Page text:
By Cliff White, Executive Editor
Published on Wednesday, October 05, 2016
Australis Aquaculture has acquired Marine Farms’ operations in Vietnam, deepening its commitment to farming and selling barramundi globally.
Australis Aquaculture, based in Turner Falls, Massachusetts, U.S.A., sells a full line of barramundi products in North America, Australia, Asia and Europe under the Australis and Clean Harvest brands and through private label partnerships.
Terms of the deal to purchase Marine Farms’ operations were not disclosed by either Australis or Friendmall, Ltd., which owns Marine Farms. Friendmall is a Cypriot company owned by Jerzy Malek, the founder and former CEO of Morpol. Following the purchase, Australis Aquaculture will operate three aquaculture farms: a land-based farm in Massachusetts, an off-shore marine farm in central Vietnam, and the now Marine Farms site.
“The Marine Farms acquisition substantially increases the number of farm sites and gives us the ability to efficiently scale our operations in central Vietnam for the foreseeable future,” Australis CEO Josh Goldman said. “We are thrilled to consolidate production in a pristine location that is far from the industrial and human impacts found in many other locations in Asia."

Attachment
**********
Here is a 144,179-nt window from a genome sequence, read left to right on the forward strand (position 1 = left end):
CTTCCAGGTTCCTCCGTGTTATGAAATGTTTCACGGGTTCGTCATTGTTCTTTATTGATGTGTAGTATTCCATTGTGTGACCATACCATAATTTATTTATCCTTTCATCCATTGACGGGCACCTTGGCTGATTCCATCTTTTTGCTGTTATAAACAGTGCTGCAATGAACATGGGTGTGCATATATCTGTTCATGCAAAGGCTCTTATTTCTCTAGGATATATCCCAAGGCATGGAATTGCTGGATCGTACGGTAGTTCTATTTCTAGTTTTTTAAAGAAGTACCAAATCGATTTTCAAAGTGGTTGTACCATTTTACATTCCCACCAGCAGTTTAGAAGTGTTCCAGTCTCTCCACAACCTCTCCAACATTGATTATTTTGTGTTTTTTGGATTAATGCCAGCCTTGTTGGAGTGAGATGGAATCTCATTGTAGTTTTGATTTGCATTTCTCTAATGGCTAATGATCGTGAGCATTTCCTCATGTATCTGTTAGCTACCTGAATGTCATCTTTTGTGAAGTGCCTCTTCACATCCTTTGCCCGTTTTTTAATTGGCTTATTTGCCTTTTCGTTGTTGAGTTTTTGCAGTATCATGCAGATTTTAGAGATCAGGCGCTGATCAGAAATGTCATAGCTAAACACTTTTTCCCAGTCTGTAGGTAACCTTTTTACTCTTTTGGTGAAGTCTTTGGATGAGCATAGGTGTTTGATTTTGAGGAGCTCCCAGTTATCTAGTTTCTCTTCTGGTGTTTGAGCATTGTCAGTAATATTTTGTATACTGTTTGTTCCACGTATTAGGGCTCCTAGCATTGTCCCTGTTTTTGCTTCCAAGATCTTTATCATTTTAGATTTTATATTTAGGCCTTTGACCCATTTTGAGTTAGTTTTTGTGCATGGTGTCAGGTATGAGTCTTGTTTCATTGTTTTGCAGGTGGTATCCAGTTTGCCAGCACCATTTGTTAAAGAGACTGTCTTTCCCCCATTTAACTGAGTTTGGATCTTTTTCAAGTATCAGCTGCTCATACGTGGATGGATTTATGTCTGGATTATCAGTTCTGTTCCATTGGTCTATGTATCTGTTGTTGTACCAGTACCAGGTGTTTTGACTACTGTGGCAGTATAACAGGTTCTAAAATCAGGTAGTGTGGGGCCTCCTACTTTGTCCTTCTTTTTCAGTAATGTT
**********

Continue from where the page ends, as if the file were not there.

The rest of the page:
Australis has pursued sustainability and best-practice certifications since it was founded. In 2011, the company’s Vietnam-raised barramundi was the first marine-farmed fin fish to earn the Monterey Bay Aquarium Seafood Watch “Best Choice” rating, and its farms still carry that label today. Australis also has received Best Aquaculture Practices (BAP) three-star and Global G.A.P. certifications, and is compliant with Whole Foods’ seafood quality standards.
“Australis has been operating in Vietnam since 2007 and we have found it to be an excellent location to develop our marine production base,” Goldman said. “We will continue to focus on growing our production of the finest quality barramundi while meeting the highest standards for sustainability as we work to make barramundi the next major aquaculture species.”